Here’s an interactive drawing I made that shows what happens to female germ cells over time. I think it’s kind of helpful to see the numbers (and stages) of the germ cells mapped out by age – it gives you a visual sense of what happens throughout life.
I can’t post the drawing on our website because of wordpress limitations – but I was able to post it on my Pathology Student website (so when you click on the link, you’ll wind up on that website).
Okay I think I overdid it on “juicy” during class today, I kinda got sick of hearing myself say it. But I stand behind my references to Beyonce wearing a crown. I had to look it up, and here you go – Beyonce exactly as I imagined her in my head today, a goddess wearing a corona radiata.
Tomorrow we’ll talk about two types of vocal cords:
True vocal cords
False vocal cords
Most types of singing use only the true vocal cords – but there is a cool exception called Tuvan throat singing in which both the true and false cords are used. Here’s a video that showcases this singing really well.
Tomorrow we’re going to be talking about the histology of the respiratory system. It’s kind of like the GI tract, in a way, in that it consists of a series of tubes that have different histologic features. So it’s pretty easy to break down into parts (bronchi, bronchiole, etc.) and summarize.
I like to make drawings to summarize things like this – and I thought I’d share this one with you in case you find it useful. It shows how the wall of the respiratory tree changes as you go from bronchi to alveoli. There are three versions, so you can use it fully labeled, partially labeled, or unlabeled, however it suits you best. Let me know if you find it useful – if so, I’ll make more 🙂
Q. I am slightly confused about muscularis externa. Is muscularis externa only present in places where muscularis mucosa is not? For example, the oral cavity, upper esophagus, and anal canal. Is it possible for them both to be present? And muscularis is not always present as a layer in the GI tract, correct? When present does it typically present in the same layer that the muscularis mucosa would be?
A. Those are great questions! As you noted, there are two “muscularis” layers in the GI tract: the muscularis mucosa and the muscularis externa.
The muscularis mucosa is a thin little layer of smooth muscle that is part of the mucosa (which includes epithelium, lamina propria, and muscularis mucosa). It innervates the inner layers of the mucosa, and it also shows you nicely where the mucosa ends, and the submucosa begins.
The muscularis externa is a thick layer of muscle that provides the main structural support all along the GI tract. It sits between the submucosa and the serosa/adventitia.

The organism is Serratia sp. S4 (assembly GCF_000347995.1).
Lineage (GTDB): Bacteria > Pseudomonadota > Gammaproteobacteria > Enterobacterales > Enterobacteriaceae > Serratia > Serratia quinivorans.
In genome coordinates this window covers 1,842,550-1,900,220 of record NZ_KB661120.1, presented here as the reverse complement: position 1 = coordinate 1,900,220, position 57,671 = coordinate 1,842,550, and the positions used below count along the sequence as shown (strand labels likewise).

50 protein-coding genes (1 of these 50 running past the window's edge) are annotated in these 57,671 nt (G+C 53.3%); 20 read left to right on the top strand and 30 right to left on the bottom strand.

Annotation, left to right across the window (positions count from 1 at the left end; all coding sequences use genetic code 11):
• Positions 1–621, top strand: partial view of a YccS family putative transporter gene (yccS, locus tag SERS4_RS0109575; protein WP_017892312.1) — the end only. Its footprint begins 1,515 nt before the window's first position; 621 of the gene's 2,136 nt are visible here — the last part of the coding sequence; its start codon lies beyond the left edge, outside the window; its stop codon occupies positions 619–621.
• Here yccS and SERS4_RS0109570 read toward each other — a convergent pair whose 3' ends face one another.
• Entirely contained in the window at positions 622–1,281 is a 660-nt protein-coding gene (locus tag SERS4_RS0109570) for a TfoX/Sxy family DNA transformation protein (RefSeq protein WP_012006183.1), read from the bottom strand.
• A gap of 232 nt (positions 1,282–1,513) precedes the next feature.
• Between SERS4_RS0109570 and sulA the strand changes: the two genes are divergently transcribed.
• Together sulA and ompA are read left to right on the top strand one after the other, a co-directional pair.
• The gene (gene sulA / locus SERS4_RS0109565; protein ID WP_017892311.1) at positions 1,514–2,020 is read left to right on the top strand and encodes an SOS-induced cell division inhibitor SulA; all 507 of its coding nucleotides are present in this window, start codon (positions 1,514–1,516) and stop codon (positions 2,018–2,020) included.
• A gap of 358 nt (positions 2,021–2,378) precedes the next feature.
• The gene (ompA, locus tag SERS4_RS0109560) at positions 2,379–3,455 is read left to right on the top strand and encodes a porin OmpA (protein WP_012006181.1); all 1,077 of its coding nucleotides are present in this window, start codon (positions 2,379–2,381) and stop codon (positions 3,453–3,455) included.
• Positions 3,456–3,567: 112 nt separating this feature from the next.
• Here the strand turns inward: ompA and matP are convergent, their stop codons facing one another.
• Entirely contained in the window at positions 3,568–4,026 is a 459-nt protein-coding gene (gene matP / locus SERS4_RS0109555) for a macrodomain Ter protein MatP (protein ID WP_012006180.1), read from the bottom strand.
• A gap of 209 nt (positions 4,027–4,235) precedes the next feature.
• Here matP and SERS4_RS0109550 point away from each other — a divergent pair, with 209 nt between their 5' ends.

Basically the GI tract is just a tube with four concentric layers, like this:
From inside to outside, there’s mucosa (epithelium, lamina propria, and muscularis mucosa), submucosa, muscularis externa, and serosa/adventitia.
All levels of the GI tract have this exact structure, except for:
the mouth (which I’m not allowed to discuss with you lol)
the anus (which is only slightly different…its mucosa is comprised of just epithelium, with no lamina propria or muscularis mucosa).
I think that pretty much covers it. Having said all that, here are my direct answers (in blue)!
I am slightly confused about muscularis externa. Is muscularis externa only present in places where muscularis mucosa is not? For example, the oral cavity, upper esophagus, and anal canal. No. Both the muscularis mucosa and muscularis externa are present at every level of the GI tract except for mouth and anus (as mentioned above). The upper esophagus btw is not an exception – it has the same four-layered structure you see everywhere else. Is it possible for them both to be present? Yep! And muscularis is not always present as a layer in the GI tract, correct? No – both types of muscularis layers are pretty much always present. When present does it typically present in the same layer that the muscularis mucosa would be? No – the muscularis mucosa is always part of the mucosa (the innermost of the four layers), and the muscularis externa is always located between the submucosa and serosa/adventitia.
Stomach and small intestine can be confusing when you’re first learning this stuff – they both have glands at the bottom and other structures (pits in the stomach, villi in the small intestine) on top, and it can be hard to visualize all of that in 3D.
So I made a short video explaining the difference. I think it’s easier to understand if you can see someone drawing on the pictures. I hope if some of you had the same problem that this will solve it!